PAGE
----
RE: [SI-LIST] : Reducing Power and Ground Noise

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From: Tom Dagostino (tom_dagostino@mentorg.com)
Date: Thu May 11 2000 - 08:59:58 PDT


I would look at how you are grounding your scope probe. It sounds like you
have a long ground wire causing a large loop antenna that could be picking
up a lot of clock syncronous noise. You may be better off looking for local
noise (that's what the IC will see) and ground the probe near, within a few
tenth's of an inch of where you are looking at the supply. Though you will
not be able to see the ground moving you should be able to see the total
voltage accross the IC.

Tom Dagostino
ICX Modeling Group
tom_dagostino@mentor.com
503-685-1613

-----Original Message-----
From: owner-si-list@silab.eng.sun.com
[mailto:owner-si-list@silab.eng.sun.com]On Behalf Of sweir
Sent: Wednesday, May 10, 2000 3:47 PM
To: si-list@silab.eng.sun.com
Subject: Re: [SI-LIST] : Reducing Power and Ground Noise

David,

First, please be sure that your measurement is not lying to you. Things
have got to be really, really bad if you can reliably see your clock riding
on the power supply. It is very hard for a single net to do this. It is
more likely that all the signals triggered by that clock are contributing
to the problem, and / or your are getting crosstalk between your scope
channels due to the test set-up. So, if you only address the clock, you
probably won't correct your symptom as measured.

Even assuming that the measurement is real, and that this one clock signal
is the source of your troubles, I don't think your proposal is a very good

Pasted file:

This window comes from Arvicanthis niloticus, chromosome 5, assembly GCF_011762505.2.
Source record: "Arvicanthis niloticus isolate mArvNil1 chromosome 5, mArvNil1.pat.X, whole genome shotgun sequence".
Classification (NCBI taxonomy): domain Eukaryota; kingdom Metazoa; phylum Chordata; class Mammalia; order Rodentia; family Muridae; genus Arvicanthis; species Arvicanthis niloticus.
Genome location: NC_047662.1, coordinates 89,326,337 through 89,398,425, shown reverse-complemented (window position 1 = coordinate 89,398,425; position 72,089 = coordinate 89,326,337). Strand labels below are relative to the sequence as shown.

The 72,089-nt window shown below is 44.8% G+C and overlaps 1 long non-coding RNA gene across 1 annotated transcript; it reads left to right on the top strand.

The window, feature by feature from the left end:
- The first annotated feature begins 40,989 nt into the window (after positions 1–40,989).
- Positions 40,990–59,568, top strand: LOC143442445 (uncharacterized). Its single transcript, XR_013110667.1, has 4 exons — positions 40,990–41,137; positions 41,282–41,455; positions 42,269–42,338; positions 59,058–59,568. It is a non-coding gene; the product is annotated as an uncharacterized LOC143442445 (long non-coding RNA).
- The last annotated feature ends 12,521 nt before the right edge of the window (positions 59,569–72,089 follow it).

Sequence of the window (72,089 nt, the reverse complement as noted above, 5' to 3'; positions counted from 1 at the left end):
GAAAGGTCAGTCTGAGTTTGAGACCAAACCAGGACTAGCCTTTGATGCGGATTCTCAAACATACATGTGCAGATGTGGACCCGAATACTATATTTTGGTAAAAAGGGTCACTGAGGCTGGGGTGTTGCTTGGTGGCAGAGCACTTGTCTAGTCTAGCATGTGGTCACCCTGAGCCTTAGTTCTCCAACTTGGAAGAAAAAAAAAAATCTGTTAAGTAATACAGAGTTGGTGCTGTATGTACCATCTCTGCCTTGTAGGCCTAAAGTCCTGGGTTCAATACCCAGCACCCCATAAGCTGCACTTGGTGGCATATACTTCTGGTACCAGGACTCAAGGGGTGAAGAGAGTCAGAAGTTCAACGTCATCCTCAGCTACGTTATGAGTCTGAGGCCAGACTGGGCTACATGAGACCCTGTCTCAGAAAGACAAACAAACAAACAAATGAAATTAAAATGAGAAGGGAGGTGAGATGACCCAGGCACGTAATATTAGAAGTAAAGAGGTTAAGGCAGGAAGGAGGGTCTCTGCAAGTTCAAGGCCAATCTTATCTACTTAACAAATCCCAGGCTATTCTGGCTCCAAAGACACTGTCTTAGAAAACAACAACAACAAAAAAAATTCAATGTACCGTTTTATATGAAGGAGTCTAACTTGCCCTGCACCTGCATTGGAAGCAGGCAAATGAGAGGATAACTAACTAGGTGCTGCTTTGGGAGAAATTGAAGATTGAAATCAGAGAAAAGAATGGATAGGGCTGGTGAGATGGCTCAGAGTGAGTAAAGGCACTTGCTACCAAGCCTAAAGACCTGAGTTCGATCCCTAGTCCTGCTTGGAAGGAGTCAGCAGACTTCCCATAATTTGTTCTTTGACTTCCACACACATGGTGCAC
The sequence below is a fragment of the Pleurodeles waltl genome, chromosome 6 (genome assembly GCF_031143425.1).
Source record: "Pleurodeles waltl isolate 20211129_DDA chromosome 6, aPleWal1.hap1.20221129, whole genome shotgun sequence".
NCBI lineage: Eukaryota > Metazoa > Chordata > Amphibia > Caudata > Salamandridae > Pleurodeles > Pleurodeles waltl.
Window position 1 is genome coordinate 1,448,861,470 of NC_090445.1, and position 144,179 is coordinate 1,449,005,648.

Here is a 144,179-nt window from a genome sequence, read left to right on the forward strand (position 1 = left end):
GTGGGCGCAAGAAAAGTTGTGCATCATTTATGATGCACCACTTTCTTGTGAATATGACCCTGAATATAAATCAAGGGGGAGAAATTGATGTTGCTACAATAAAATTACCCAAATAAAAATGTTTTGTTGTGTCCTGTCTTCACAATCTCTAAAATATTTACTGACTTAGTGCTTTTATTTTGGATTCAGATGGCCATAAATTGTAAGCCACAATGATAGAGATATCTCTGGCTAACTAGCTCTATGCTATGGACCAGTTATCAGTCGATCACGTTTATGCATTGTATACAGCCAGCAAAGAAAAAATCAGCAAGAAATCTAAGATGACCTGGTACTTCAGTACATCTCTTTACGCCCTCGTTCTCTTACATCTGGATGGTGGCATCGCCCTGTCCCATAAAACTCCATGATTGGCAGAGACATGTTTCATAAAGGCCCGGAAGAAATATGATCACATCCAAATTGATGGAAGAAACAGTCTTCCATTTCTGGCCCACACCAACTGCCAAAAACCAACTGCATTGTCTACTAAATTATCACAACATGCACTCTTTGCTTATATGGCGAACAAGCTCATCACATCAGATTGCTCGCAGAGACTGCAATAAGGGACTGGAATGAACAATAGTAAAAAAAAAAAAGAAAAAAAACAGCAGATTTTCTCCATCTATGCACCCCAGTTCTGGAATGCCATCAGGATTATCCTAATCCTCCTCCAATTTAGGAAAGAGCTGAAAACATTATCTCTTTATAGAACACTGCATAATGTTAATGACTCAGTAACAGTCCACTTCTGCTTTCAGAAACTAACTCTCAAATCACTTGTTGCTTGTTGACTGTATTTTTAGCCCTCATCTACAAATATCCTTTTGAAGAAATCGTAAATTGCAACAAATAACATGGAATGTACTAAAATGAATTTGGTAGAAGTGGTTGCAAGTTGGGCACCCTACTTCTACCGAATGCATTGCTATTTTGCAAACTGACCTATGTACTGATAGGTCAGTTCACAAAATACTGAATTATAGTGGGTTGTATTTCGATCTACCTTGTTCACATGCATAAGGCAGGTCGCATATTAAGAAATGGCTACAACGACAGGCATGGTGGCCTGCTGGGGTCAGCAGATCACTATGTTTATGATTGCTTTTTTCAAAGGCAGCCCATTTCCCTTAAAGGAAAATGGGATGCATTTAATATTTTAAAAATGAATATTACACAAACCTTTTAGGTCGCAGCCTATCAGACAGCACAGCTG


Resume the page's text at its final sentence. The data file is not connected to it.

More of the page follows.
idea. If you successfully isolate the power pin input, the signal current
still has to flow through the signal trace itself through the load and back
through the power / ground plane structure. Isolating one end makes that
return path more of a problem, not less.

It sounds like your problem is some combination of:

         1. Inadequate power / ground decoupling, and
         2. Excessive return path inductance for the high edge rate signals.

Bulk capacitance is good for audio frequencies up to around 1 MHz,
depending on what type of capacitors you are using. It is unlikely that
increasing bulk capacitance will help at 64MHz.

On a four layer, .062 board, you are going to be hard pressed to see a
mounted resonant frequency on the .1 uF decoupling capacitors above 8
MHz. Either use enough smaller capacitors, or lots of .1's to get the
impedance down.

Regards,

Steve.

At 09:12 AM 5/10/00 -0400, you wrote:
>Hi All,
> I'm working on a board currently which has "high" power and ground
>noise. I'm looking for effective methods of reducing this noise.
>
>I spent a bit of time making power and ground noise voltage measurement on
>the current configuration of this board. The results show that the power
>and ground system have noise spikes which are 180 deg. out of phase from an
>output clock on the board. I won't go into the measurement set up too
much,
>but here are the basics:
>Using two FET probes to make the measurements. The ground reference was
the
>digital ground input to the board. Scope was triggered off the suspect
>clock (64Mhz) .
>
>I suspect that an input filter to the device generating the signal (an
ASIC)
>would improve things. I'm not sure about the correct configuration for
this
>filter. Currently there are .1uF caps across each of the input power pin.
>I can think of two configurations that may be effective.
>A ferrite bead in series with each of the input power connections (keeping
>the .1uF caps) may be effective but I'm not sure what "side effects" may
>occur.
>A inductor and resistor in parallel (also keeping the .1uF caps) setting
the
>values .75uH and 5 ohms.
>I'm not sure what the draw backs of these configurations are. Or is there
>are better solutions.
>
>Additionally, I plan on decreasing the power and ground spacing (the board
>is a four layer) to 7mils, increasing the bulk capacitance to the board,
and
>possibly placing .001uF caps in parallel with each of the .1uF caps.
>
>Any comments would be appreciated
>
>Best regards
>
>David Spencer
>
>
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